Evidence can be said to be any matter of fact which produces a persuasion in the mind regarding the existence and non-existence of some other matter of fact. Evidence may be oral, which refers to the testimony of witnesses, or documentary, which refers to the documents and electronic records tendered before the Court. The guilt of an accused may be proved using circumstantial evidence also.[6]

Circumstantial evidence refers to the indirect method of proving the guilt of an accused by drawing inferences from certain facts which are closely related to the facts in the issue. However, the standard of proof required for circumstantial evidence is quite high and courts are usually cautious while basing convictions upon circumstantial evidence.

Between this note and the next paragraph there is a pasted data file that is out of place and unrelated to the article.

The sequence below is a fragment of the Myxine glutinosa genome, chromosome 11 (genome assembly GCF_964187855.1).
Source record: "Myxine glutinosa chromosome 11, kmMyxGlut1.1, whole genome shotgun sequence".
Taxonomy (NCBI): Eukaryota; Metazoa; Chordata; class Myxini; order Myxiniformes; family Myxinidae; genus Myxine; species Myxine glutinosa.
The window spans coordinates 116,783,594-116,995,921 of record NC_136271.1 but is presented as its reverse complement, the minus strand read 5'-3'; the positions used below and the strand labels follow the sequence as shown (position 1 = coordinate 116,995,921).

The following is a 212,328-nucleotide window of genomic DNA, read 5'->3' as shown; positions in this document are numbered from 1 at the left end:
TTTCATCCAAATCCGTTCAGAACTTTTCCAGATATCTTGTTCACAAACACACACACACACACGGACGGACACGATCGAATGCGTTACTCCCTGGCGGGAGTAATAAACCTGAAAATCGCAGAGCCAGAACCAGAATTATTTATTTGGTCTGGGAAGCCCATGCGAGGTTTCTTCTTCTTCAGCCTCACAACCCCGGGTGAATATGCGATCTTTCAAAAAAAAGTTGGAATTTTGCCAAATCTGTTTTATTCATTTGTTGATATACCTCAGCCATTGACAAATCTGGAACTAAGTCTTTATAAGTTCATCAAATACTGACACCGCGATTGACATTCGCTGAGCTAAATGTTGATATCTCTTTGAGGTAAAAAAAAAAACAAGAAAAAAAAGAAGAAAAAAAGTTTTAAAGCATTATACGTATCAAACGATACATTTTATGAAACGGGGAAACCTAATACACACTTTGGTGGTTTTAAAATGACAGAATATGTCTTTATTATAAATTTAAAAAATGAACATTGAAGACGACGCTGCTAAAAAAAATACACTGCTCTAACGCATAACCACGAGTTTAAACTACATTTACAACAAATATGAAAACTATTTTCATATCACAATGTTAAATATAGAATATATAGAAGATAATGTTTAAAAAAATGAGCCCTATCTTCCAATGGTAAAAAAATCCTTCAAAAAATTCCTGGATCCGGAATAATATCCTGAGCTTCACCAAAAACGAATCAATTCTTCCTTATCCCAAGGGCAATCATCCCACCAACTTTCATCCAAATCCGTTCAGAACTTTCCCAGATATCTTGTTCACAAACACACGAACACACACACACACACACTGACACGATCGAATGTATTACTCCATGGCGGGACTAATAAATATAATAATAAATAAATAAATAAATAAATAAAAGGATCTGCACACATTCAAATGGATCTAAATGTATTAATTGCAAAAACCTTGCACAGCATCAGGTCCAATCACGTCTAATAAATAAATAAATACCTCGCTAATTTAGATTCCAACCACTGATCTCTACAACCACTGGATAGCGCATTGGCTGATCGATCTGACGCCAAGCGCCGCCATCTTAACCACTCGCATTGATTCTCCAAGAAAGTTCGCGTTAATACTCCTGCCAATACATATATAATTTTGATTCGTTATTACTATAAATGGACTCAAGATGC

Edited by- Akriti


References

[1] Atchayya v. Gangayya, (1891) 15 Mad 138 FB.

[2] Queen-Empress v. Bharma, (1886) 11 Bom 702 FB.

[3] Dueful Laboratory v. State, 1998 Cr LJ 4534 (Raj).

[4] Monir, M., Principles and Digest of Law of Evidence, 35 (1975); See Pulukuri Kotayya v. Emperor, AIR 1947 PC 47.

[5] Stephen's Introduction to the Evidence Act, pp. 12, 13.

[6] Vilas Pandurang Patil v. State of Maharashtra, AIR 2004 SC 3562.


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Updated On 7 Sep 2022 12:36 PM GMT
Tejas Vasani

Tejas Vasani